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    Numbers transform dry eye treatment for symptomatic, asymptomatic patients

    Point-of-care tests offer consistent diagnosis and clear basis for dry eye treatment before surgery


    The power of numbers

    In my view, point-of-care testing for dry eye disease has many advantages above and beyond helping us diagnose the problem. One enormous benefit is standardisation.

    Tests are consistent, objective and not affected by the differences in perceptions among multiple physicians. A colleague and I may differ in our evaluation of the corneal epithelium or the appearance of the meibomian glands, but our tear osmolarity or MMP-9 test results will be identical.

    Concrete numbers and images also help us explain dry eye disease to patients. They can clearly see that their number is not in the normal range for a given test, or see the atrophied meibomian glands we have identified. This evidence is a relief for patients who have suffered with dry eye and received little help.

    For asymptomatic patients, objective tests offer proof that they have a problem. This is especially important for patients who are planning laser vision surgery. We explain that surgery reduces tear film production, so it is essential that we take the time to treat dry eye disease before surgery to avoid symptoms later. Based on the evidence, patients are very amenable to treatment.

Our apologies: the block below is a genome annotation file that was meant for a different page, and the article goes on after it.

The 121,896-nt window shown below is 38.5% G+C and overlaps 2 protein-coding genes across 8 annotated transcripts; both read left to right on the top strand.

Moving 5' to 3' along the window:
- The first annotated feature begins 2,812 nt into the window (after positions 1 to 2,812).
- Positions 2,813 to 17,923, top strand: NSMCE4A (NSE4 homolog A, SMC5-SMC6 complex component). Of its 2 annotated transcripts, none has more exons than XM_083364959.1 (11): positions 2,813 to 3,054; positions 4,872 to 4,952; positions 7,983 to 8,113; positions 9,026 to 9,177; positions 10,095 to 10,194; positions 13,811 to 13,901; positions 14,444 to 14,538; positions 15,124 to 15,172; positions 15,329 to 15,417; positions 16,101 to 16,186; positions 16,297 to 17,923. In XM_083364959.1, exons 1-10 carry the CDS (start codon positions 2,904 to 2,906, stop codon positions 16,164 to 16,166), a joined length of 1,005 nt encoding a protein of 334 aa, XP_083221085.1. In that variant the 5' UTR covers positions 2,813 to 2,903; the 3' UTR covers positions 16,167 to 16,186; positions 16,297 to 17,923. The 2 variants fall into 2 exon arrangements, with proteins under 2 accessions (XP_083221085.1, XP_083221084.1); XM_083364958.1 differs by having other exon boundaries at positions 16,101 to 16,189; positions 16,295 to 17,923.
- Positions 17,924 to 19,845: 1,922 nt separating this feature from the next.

Another advantage is that dry eye patients love to see their numbers go down. Once we have our baseline tests in our practice, patients begin treatment, possibly including pulsed light therapy (E-Eye, ESW Vision); prescription medications; artificial tears; warm compresses and other measures.

    They see the numbers changing because of therapy, which has much more of an impact than simply hearing “I see the tear film is better than last month”. Some of these patients routinely get numbers for their diabetes or glaucoma, so they already have that mindset.

    People like to know that their therapies, including the sometimes monotonous or inconvenient steps they take every day at home, are driving down their numbers. This makes point-of-care testing a powerful, effective tool to get patients on board and encourage them to maintain compliance with therapy. And compliance is essential for this chronic, progressive disease where symptoms improve only once the diagnostic numbers are regularised.

    Dr Francesco Carones
    Francesco Carones, MD, is medical director of the Carones Ophthalmology Centre, Milan, Italy. He may be reached be E-mail: ...

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